Comment on attachment 8483542 [details] [diff] [review] Only use the MSVC atomic for 2013+ Review of attachment 8483542 [details] [diff] [review]: ----------------------------------------------------------------- ::: mfbt/Atomics.h @@ +42,5 @@ > # endif > +/* > + * Although Visual Studio 2012's CRT supports <atomic>, its atomic load > + * implementation unnecessarily uses an atomic intrinsic for the less > + * restrictive memory orderings, which can be prohibitively expensive. Optional: webpage link might be nice. @@ +43,5 @@ > +/* > + * Although Visual Studio 2012's CRT supports <atomic>, its atomic load > + * implementation unnecessarily uses an atomic intrinsic for the less > + * restrictive memory orderings, which can be prohibitively expensive. > + * Therefore, we require at least Visual Studio 2013 for using the CRT. Thank you for the explanatory comment!
Attachment #8483542 - Flags: review?(nfroyd) → review+
I didn't add the webpage, but the bugnumber instead. (Since webpages can change places or get removed). https://hg.mozilla.org/integration/mozilla-inbound/rev/52f69f7160e2
Question on the pre-existing self-hosted Relaxed implementation: I was surprised to see that the ValueType was just 'T' and Barrier<Relaxed> methods were all noops. It seems like this would free up the compiler to eliminate stores entirely (or hoist them out of a loop etc). I know Relaxed is the "anything goes" model, but I think that is w.r.t ordering, not whether there is a store at all. I would've expected either ValueType to be 'volatile T' or for us to do something like ACCESS_ONCE() in Linux: http://lwn.net/Articles/508991/.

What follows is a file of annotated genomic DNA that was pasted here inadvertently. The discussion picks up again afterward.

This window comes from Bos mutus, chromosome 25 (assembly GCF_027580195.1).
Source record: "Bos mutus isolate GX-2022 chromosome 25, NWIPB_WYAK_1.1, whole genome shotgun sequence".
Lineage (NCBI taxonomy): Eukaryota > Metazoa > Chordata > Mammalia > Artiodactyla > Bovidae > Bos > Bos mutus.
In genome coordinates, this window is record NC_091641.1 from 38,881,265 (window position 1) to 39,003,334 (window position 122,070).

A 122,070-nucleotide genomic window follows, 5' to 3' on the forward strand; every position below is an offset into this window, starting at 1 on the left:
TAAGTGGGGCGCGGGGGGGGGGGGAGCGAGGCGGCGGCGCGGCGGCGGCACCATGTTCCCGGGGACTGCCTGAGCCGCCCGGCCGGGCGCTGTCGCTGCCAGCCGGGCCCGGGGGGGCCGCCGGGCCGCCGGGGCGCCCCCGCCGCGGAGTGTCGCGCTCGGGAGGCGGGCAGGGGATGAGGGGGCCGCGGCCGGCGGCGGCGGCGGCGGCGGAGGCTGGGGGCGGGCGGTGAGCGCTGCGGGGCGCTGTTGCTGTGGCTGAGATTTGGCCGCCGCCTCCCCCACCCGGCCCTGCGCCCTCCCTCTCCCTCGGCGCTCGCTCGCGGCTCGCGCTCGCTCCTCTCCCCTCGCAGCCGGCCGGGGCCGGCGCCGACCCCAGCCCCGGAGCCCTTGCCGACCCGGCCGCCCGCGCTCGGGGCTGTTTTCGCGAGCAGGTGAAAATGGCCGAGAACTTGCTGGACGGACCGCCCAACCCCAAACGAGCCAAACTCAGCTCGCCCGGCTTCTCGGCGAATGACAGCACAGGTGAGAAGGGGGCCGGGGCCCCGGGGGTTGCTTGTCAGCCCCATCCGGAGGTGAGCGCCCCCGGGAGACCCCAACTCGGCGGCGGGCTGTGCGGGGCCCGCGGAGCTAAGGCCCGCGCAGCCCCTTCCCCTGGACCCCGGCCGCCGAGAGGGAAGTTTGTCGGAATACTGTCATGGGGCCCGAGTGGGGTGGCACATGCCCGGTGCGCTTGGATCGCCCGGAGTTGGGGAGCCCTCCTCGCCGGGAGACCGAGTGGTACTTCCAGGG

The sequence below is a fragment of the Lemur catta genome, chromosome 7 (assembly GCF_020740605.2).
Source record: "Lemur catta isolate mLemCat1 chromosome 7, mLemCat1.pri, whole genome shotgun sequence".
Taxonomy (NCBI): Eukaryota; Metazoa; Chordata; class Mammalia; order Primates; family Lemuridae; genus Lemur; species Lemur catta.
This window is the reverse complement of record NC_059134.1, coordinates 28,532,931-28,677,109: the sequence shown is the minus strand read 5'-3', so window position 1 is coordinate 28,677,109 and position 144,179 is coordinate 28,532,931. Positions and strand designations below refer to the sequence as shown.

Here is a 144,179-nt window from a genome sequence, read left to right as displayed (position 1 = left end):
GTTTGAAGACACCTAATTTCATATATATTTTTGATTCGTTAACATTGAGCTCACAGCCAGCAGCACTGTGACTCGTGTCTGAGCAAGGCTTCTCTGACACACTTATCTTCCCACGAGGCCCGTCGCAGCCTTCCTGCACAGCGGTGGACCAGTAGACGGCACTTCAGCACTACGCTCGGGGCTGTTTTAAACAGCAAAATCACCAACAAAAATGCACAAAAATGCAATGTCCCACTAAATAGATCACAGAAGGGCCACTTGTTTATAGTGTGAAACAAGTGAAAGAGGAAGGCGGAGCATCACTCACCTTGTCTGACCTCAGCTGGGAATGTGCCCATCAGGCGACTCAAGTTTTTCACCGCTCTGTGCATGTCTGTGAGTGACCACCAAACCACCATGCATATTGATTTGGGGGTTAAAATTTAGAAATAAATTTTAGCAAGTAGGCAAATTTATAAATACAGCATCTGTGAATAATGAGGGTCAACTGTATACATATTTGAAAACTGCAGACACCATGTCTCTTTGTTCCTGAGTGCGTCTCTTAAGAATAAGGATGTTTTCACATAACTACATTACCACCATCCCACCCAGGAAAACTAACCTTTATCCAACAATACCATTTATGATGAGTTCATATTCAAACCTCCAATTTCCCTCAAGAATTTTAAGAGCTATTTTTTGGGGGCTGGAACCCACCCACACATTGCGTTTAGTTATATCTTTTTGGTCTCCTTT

Status: NEW → RESOLVED
Closed: 6 years ago
Resolution: --- → FIXED
Target Milestone: --- → mozilla35
On first impression hoisting a constant-store out of a loop sounds like it would meet the Relaxed requirements. This would be as if all the stores implicitly occurred at one instantaneous moment, indivisibly separated from each other. Relaxed stores don't synchronize with anything else, whether it happens inside the loop or outside it, so this should be totally permissible. Just as long as at least one store happens, which it abstractly seems to me at least one would. I'll let jcranmer poke in here with his thoughts on this, too.
Hoisting a store out of a loop is only one case, there are a bunch more (see lwn article above).
The guarantees on std::atomic for memory_order_relaxed amount to: * Cache coherency * Global well-ordering of variable access * Atomicity of rmw operations and no load/store splitting As to what a compiler can do with regular load/stores that it can't do with relaxed loads, I think the only class that might implemented in a compiler is introducing speculative loads. As a user, you really shouldn't be using relaxed order except for RMW operations. In the only cases where we might see behavioral differences, we would be having a "benign" data race, which scares me in general and we shouldn't have those in our codebase at all. Various other polyfills also use non-volatile T from my recollection, and I think our original implementation was slightly cribbed from libstdc++ 4.5 :-)